Guns, Germs And Steel

Guns, Germs And Steel
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Why has human history unfolded so differently across the globe? Jared Diamond puts the case that geography and biogeography, not race, moulded the contrasting fates of Europeans, Asians, Native Americans, sub-Saharan Africans, and aboriginal Australians. An ambitious synthesis of history, biology, ecology and linguistics, Guns, Germs and Steel is a ground-breaking and humane work of popular more

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I cannot recommend this book too highly. A magnificent exploration of why and how humanity has developed so diversely over time. Perhaps its most important role is to dispel the myth that some of us are primitive and others developed. A hard belief to shake when confronted with small groups of naked people living in jungles and comparing them to the inhabitants of Tokyo or New York, but this book manages it well. Through its many examples we can see the intelligent and rational responses, that are the hall mark of all humans, to the varied situations and circumstances we find ourselves in.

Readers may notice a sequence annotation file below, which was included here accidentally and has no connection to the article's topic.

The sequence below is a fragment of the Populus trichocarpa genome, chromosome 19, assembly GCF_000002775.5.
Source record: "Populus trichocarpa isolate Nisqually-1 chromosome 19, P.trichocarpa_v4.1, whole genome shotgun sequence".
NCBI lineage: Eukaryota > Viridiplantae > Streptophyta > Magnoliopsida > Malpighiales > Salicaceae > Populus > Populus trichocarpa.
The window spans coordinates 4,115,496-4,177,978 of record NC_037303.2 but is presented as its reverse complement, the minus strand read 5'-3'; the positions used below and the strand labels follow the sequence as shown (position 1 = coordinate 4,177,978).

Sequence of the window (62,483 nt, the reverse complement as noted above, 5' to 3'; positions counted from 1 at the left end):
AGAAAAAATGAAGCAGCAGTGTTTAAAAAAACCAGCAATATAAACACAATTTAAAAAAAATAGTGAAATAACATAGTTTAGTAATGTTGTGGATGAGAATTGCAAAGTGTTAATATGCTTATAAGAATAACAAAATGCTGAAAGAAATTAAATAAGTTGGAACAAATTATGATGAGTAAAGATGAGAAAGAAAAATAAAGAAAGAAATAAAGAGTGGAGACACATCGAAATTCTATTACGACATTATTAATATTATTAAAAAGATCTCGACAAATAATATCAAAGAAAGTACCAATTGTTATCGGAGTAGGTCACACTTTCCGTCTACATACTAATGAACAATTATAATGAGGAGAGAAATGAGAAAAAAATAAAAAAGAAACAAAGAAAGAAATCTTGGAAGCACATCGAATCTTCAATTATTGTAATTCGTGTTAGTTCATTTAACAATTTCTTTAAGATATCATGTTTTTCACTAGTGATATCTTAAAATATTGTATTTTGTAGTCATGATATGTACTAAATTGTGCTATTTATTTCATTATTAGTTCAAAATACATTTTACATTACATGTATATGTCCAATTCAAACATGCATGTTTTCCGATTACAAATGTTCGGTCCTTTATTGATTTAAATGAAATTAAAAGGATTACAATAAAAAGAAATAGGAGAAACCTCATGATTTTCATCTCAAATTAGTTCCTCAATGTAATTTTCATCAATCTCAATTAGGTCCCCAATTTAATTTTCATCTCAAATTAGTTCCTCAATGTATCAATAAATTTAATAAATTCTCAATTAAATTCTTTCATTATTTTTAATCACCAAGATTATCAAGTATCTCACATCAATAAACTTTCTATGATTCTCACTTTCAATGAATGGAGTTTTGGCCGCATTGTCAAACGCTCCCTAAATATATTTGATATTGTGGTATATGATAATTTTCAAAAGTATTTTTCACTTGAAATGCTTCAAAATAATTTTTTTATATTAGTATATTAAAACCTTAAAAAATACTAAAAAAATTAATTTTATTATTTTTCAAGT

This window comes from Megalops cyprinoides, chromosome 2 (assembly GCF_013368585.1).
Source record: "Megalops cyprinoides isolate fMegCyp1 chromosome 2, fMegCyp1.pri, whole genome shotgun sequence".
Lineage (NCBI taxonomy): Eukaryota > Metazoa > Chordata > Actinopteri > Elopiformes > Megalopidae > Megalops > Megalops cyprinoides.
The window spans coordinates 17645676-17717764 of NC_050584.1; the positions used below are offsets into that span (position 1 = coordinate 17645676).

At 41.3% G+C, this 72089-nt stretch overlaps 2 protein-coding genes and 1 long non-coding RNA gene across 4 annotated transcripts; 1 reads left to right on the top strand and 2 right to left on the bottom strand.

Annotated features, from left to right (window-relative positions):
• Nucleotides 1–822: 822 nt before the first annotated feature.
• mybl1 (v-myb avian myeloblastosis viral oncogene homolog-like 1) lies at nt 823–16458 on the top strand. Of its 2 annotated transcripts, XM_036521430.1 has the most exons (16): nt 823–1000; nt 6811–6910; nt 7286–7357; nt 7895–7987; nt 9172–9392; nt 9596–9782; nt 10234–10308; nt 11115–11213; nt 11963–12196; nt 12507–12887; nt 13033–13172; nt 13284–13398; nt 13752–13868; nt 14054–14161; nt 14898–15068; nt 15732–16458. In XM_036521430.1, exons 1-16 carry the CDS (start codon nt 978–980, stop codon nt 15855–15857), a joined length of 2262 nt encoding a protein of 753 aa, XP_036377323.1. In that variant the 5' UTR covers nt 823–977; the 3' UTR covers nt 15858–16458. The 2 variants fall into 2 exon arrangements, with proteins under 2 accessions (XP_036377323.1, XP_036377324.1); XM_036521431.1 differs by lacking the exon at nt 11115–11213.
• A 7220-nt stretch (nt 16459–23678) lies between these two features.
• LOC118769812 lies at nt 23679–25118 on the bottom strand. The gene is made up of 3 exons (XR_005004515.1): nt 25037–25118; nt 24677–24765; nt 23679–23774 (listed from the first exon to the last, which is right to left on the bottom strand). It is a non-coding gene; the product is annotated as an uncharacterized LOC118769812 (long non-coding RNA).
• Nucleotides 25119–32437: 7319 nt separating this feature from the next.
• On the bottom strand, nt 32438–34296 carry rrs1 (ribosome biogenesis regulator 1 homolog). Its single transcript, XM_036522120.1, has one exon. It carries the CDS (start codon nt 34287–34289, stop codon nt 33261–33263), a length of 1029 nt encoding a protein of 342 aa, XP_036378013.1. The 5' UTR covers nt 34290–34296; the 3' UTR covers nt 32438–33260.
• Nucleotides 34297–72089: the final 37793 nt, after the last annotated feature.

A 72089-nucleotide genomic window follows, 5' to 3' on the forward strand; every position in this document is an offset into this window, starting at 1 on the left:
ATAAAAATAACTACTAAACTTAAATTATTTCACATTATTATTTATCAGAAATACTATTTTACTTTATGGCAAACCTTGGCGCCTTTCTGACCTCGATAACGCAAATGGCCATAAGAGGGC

This is a panoramic view of human history. The book seeks to explain why some people have managed to split the atom and put a man on the moon while others remain rooted in a stone age society. Diamond argues that is not down to differences in intellegence, creativity etc but rather the particular environmental circumstances people find themselves. Only certain parts of the planet has allowed crop and animal domestication. The diffusion of the knowledge has also been circumscribed by environmental and geogrphical factors. It is the creative interactions with these environments by humans which determine how progress is made. Some people have found themselves in blind alleys and cul de sacs but others have been able to evolve and develope to create our modern society. The arguement is convincing from a historical perspective. How it will apply in a more global society remains to be seen. Diamond acknowledges that his study is still at the very broad brush stage and invites others to engage in to fill in the pieces or challenge the wider approach he has taken.